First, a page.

The Nordic defense ministers want to establish closer ties and when they meet in Bergen, Norway this week, simplifying access to each other’s territories will be high on their agenda. So will Russia’s recent military exercise activities in the northern neighborhood.
On Tuesday and Wednesday this week, Norway will chair the Defense Ministers’ Meeting in NORDEFCO (Nordic Defence Cooperation) for the first time.
The defense cooperation includes Norway, Sweden, Finland, Iceland and Denmark and began in 2009, when the five countries signed a memorandum of understanding.
“Close Nordic collaboration gives good results,” said Norwegian Defense Minister Frank Bakke-Jensen in a related press statement.
In Bergen, Norway the defense ministers will discuss security policy challenges related to Russia’s recent military exercise activities in the northern neighborhood.
More aggressive Russian behavior
The Norwegian military intelligence services said that Norway must be prepared for a more aggressive Russian behavior in the High North to signify a new normal, when the services presented its upgraded threat assessment for 2018.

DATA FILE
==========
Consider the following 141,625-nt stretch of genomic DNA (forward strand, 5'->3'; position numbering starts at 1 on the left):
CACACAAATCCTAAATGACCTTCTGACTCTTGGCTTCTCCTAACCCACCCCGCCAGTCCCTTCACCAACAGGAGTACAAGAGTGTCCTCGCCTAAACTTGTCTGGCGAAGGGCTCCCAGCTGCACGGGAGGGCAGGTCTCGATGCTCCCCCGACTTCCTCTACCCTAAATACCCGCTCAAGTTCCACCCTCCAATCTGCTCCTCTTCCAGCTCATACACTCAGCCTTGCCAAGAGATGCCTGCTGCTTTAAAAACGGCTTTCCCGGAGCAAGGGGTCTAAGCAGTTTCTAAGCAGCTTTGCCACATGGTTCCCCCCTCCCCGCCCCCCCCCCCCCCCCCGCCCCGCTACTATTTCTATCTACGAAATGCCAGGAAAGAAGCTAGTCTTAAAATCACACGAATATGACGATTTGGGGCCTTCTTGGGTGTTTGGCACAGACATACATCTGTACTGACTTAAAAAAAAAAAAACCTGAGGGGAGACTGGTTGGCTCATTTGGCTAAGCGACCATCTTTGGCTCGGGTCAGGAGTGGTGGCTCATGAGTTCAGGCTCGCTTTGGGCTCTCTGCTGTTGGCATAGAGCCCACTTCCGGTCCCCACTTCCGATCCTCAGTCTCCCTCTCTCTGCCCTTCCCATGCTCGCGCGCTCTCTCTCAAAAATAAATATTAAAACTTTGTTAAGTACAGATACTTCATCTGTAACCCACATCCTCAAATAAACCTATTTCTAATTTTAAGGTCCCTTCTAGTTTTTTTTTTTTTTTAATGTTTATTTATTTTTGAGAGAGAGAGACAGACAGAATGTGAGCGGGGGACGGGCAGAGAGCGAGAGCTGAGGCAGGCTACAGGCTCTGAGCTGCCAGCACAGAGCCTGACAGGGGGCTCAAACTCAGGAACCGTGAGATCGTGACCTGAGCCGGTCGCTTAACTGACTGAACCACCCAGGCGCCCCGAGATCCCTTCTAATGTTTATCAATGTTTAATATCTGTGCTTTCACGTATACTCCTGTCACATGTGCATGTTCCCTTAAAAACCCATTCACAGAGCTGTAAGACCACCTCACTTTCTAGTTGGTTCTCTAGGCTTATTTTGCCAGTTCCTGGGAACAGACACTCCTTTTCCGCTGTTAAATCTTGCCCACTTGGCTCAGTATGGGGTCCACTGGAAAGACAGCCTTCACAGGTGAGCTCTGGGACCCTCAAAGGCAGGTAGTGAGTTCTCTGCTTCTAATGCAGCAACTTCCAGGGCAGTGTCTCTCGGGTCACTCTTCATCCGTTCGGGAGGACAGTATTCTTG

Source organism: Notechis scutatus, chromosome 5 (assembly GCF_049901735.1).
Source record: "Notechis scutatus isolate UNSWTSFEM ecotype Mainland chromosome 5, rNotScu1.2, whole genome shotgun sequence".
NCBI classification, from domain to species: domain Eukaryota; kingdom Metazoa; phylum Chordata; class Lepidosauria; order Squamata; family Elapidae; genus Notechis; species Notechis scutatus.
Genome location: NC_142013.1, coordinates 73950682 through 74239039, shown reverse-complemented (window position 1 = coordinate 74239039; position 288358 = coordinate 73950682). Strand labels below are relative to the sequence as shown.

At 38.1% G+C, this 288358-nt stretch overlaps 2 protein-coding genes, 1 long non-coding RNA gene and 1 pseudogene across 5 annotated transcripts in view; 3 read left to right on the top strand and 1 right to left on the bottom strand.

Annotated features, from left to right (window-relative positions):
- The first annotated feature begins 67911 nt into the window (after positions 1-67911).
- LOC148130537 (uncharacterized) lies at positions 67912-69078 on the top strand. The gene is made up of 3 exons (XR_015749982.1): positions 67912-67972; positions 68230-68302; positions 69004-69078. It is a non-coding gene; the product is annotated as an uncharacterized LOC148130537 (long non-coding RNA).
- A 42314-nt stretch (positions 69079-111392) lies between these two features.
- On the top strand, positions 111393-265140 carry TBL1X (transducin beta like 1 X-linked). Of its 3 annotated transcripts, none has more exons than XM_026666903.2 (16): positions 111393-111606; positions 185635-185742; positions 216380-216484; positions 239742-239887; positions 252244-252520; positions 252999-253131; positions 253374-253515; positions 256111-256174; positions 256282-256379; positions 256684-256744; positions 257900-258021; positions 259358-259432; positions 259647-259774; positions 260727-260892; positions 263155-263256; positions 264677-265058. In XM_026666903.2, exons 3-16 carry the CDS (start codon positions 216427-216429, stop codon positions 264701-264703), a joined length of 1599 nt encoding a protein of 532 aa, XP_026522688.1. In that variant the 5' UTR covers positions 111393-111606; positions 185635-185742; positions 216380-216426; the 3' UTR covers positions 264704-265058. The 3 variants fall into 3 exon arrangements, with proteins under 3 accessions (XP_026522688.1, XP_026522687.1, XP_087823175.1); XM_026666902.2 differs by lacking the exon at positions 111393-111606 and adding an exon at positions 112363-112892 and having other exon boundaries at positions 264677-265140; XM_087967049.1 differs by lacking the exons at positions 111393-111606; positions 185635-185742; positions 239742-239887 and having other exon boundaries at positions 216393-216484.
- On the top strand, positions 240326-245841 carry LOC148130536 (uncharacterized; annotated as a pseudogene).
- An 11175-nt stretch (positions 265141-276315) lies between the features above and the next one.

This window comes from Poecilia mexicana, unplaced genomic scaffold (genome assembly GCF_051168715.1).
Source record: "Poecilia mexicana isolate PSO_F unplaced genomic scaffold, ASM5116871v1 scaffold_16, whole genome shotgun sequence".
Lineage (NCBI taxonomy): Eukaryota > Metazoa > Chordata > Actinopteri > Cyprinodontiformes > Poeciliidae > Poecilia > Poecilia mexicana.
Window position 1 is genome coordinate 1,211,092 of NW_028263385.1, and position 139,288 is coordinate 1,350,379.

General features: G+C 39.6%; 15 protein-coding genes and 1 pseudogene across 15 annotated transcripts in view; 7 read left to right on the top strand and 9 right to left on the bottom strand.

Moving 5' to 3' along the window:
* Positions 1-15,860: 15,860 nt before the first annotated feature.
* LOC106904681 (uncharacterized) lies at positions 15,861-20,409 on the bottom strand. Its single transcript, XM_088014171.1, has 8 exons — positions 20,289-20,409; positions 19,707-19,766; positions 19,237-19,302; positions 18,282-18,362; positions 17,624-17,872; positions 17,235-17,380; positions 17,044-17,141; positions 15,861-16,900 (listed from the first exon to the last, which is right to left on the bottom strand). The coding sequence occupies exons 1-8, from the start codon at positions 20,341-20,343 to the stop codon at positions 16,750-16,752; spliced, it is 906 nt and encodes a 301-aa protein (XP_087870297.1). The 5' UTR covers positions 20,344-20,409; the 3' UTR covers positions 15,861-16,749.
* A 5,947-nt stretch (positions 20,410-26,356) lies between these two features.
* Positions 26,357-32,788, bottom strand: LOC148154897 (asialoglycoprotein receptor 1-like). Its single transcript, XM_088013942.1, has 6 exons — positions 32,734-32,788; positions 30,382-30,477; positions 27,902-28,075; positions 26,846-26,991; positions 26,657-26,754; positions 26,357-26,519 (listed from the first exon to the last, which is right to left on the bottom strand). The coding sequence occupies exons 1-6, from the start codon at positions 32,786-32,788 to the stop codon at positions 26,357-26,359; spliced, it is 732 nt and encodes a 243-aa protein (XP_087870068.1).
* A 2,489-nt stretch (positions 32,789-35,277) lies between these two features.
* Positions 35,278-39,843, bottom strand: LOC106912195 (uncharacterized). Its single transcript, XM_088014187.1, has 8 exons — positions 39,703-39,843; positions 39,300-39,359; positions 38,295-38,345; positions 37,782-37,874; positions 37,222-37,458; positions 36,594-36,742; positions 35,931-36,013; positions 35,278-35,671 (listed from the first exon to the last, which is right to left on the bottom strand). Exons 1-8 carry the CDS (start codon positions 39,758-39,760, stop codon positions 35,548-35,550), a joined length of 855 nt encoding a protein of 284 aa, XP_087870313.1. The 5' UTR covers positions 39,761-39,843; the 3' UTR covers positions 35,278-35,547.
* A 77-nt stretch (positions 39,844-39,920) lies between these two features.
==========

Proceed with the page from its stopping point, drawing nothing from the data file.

When presenting the Focus 2018 report, Director of the Norwegian Intelligence Service Morten Haga Lunde referred to Russia’s transferring larger military reinforcements to the Kola Peninsula during the Zapad exercise last fall, for the first time since the end of the Cold War.
“The transferring of air forces and land-based, long-distance precision weapons represented a change in which Russia increasingly uses military tools to send political signals to Norway and allied nations that train and practice in our neighborhood,” Haga Lunde said. “This development points in sum towards a new military normal in our neighborhood. The new normal situation of Russian activity implies a more aggressive Russian behavior in the High North, including larger and perhaps also more frequent exercises near Norway.”
“We notice that Russia conducts more exercises in the Arctic, modernizes its military defense and has a quite different rhetoric,” Haga Lunde told NTB at the time of the report’s release.
The Norwegian military presence in the Arctic has increased during 2017, and when Admiral and Chief of Defense Haakon Bruun-Hanssen summarized 2017 a few days ago, he said that the Norwegian defense organisation believes that the current security policy situation requires extensive and high-quality surveillance.